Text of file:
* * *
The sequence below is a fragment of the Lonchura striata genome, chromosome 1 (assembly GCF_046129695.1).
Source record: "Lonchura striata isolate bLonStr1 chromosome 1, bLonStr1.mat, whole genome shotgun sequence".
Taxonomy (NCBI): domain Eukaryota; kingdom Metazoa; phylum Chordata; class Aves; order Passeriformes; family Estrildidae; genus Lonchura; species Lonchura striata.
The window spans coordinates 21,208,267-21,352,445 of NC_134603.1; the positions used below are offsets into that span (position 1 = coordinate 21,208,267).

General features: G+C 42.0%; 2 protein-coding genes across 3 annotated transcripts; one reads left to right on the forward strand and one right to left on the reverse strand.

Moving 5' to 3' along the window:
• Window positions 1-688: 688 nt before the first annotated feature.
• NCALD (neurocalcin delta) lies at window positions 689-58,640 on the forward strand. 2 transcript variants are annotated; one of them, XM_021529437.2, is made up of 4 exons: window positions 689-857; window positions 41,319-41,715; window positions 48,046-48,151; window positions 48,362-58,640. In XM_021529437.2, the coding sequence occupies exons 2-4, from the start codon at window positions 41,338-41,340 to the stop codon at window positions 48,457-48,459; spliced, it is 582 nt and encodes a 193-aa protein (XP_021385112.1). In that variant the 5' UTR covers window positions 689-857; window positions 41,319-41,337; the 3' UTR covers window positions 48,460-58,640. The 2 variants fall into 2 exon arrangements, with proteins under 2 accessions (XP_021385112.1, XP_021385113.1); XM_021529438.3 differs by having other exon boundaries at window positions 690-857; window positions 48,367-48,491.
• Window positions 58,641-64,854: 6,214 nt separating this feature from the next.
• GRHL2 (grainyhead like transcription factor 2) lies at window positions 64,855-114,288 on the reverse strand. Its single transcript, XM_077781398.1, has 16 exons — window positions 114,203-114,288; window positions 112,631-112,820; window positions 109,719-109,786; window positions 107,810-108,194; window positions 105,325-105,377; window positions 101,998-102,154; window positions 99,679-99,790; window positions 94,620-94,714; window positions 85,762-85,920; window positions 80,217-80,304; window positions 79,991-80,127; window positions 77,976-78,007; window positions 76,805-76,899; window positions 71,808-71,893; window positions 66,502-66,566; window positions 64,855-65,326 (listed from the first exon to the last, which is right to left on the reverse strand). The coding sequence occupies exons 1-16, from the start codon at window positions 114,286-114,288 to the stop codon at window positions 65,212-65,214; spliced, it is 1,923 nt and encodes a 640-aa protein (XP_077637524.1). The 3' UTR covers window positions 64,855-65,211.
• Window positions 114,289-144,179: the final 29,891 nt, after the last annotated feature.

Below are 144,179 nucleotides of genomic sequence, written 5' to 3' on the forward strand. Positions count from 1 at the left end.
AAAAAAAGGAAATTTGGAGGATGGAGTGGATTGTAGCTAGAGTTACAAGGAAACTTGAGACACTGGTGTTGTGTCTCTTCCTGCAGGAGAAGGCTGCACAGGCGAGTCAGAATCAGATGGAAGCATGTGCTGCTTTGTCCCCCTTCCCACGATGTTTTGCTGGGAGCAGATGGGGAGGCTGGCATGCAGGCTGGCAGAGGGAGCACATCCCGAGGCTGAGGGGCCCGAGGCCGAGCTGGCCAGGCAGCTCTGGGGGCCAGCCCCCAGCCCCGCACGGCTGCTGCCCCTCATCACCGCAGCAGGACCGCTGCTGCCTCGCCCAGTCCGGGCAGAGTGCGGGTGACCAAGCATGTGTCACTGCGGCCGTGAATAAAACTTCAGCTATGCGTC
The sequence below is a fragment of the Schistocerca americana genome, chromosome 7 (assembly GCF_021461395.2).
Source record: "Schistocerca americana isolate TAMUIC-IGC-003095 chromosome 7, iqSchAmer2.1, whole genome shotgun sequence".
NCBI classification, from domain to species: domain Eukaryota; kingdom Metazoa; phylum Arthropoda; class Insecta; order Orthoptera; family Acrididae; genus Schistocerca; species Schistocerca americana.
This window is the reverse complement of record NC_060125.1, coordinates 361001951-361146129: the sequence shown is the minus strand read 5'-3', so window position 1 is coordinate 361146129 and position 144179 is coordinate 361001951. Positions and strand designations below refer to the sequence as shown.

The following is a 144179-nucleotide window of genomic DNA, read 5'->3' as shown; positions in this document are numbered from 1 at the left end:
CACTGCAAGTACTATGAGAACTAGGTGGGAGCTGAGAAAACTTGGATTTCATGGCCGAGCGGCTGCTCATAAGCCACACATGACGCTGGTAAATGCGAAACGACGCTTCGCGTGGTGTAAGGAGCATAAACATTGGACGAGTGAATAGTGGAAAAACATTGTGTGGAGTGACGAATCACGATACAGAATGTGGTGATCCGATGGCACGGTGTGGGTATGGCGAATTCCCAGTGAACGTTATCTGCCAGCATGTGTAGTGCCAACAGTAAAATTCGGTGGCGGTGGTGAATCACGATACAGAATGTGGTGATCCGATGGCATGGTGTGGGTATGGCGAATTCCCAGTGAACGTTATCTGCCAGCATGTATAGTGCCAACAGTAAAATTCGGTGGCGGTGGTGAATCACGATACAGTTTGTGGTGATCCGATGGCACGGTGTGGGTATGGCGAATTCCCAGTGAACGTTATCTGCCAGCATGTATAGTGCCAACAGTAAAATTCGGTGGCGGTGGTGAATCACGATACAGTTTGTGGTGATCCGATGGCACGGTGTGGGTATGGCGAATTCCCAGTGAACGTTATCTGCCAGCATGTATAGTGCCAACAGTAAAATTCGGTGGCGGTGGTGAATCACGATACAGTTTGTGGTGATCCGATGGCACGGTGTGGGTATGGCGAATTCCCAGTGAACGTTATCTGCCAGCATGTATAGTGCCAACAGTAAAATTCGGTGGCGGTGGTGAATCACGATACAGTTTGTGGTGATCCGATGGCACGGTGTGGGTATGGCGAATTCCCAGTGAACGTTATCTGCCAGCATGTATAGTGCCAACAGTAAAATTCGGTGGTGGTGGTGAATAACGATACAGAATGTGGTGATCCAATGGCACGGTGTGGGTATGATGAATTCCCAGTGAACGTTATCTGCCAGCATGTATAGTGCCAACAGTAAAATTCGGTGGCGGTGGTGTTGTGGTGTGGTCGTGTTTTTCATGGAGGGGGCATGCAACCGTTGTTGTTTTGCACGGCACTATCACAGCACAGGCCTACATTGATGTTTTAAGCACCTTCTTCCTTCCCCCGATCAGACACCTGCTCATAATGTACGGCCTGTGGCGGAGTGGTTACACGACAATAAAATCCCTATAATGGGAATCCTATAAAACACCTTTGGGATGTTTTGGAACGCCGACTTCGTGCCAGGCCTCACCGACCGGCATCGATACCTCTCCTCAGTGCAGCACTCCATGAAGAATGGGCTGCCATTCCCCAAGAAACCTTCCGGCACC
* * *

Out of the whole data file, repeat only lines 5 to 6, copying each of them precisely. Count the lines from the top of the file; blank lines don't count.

General features: G+C 42.0%; 2 protein-coding genes across 3 annotated transcripts; one reads left to right on the forward strand and one right to left on the reverse strand.

Moving 5' to 3' along the window: